By Stephen Ashkin

Stephen Ashkin is president of
The Ashkin Group, a nationally
renowned consulting firm
helping both contractors and
building owners “green”
the cleaning process.

Green has become a major issue for all industries — and a potentially problematic and confusing one. TerraChoice recently reviewed 1,018 products and found that all but one made claims that were false or that risked being misleading. All but one!

Green claims have become so commonplace that the term “greenwash” has become part of the discussion. This is especially true as our customers become more knowledgeable about green, and being branded a “greenwasher” not only affects credibility in their eyes, but could potentially lead to legal action.

According to Wikipedia, “greenwash” is a blend of green and whitewash, and is used to describe the act of misleading consumers regarding the environmental practices of a company or the environmental benefits of a product or service.

Marketing claims are regulated by the Federal Trade Commission (FTC), which has issued voluntary guidance on environmental advertising and marketing practices. While the FTC is the rule-maker on this subject, TerraChoice’s “Six Sins of Greenwashing” can be helpful for contractors developing marketing materials. ISSA can also provide helpful support.

Some examples that contractors may want to consider include:

  • Claim of improved occupant health and productivity. It is not enough to use anecdotal evidence (stories) or general evidence from the cleaning industry that supports your hypothesis. You must have specific scientific evidence to support your claim or it may be considered false or misleading.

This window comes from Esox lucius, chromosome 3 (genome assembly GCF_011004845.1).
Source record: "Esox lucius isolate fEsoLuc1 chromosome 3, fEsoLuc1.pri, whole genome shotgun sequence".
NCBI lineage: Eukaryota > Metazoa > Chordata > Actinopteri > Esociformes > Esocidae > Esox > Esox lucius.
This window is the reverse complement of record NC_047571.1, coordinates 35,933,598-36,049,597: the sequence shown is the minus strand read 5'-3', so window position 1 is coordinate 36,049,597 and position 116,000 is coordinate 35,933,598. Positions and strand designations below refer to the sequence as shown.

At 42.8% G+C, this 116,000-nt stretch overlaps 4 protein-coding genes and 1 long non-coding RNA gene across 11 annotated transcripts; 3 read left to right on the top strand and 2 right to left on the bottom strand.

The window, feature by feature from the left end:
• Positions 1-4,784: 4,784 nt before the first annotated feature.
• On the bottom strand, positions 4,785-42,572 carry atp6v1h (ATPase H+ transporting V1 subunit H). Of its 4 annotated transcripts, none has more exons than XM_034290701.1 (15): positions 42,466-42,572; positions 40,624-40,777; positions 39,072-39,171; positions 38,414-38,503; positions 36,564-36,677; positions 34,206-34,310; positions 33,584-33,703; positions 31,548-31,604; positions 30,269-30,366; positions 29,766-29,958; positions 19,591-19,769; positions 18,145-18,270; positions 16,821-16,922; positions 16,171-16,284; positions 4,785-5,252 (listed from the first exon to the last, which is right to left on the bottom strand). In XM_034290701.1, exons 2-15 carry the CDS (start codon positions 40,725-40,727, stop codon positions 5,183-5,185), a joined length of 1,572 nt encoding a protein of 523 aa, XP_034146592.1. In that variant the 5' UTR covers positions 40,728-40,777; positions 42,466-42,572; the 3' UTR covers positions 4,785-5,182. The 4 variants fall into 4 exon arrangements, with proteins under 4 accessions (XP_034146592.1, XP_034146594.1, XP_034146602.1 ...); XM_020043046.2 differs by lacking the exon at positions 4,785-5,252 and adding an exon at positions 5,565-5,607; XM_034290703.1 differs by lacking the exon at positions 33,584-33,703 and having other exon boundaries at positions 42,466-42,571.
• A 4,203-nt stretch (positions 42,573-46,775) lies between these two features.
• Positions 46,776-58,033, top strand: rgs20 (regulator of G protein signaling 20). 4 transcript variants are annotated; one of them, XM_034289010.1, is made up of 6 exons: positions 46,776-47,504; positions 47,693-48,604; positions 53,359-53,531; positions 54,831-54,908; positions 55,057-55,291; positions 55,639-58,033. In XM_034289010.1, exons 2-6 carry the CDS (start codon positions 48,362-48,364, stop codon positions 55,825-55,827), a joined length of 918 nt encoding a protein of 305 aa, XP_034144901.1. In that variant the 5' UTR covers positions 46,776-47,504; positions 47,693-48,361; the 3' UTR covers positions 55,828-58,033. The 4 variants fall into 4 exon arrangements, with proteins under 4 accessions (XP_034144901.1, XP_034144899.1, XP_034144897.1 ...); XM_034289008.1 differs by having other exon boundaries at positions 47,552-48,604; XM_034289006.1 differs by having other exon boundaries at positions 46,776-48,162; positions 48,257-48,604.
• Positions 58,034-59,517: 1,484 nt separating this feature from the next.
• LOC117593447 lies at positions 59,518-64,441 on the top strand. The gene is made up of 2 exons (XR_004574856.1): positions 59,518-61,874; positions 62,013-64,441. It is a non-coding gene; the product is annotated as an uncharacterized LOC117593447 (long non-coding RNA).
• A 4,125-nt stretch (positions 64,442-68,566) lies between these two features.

• Claims that products meet or exceed the requirements of Green Seal or similar third-party certifier. Unless products are officially “certified” or you have specific test data to prove that products “meet and exceed” an organization’s requirements, you may be heading for trouble. And be aware that it is not enough to simply take your supplier’s word for it. If you are making the claim, you have to be able to substantiate it, so ask your suppliers for the documentation.
  • A claim of using “only green products” can be made as long as you can document that you are in fact using only green products including chemicals, paper, equipment, liners, mops, carts, dusters, etc. If you use words such as “only,” “always,” “all,” “never,” etc., you have to mean it with no exceptions or the claim may be false or misleading, otherwise consider modifying your claim.
  • Be careful when using logos and mentioning organizations such as U.S. Green Building Council, Green Seal, Environmental Choice, etc. Make sure it is clear if just a single employee is a member, if the company is a corporate member, or if the company holds some specific certification from the organization, or if some or all of the products are certified, otherwise your claim could be misleading.
  • Make it clear when making green claims whether the claim refers to products being used; applies to the service being performed including products, training, procedures, communications and stewardship programs; or is for the company itself including buildings, internal operations, vehicles, etc.

Remember, it doesn’t matter if the problem was intentional or inadvertent. It’s preferable to get it right from the beginning.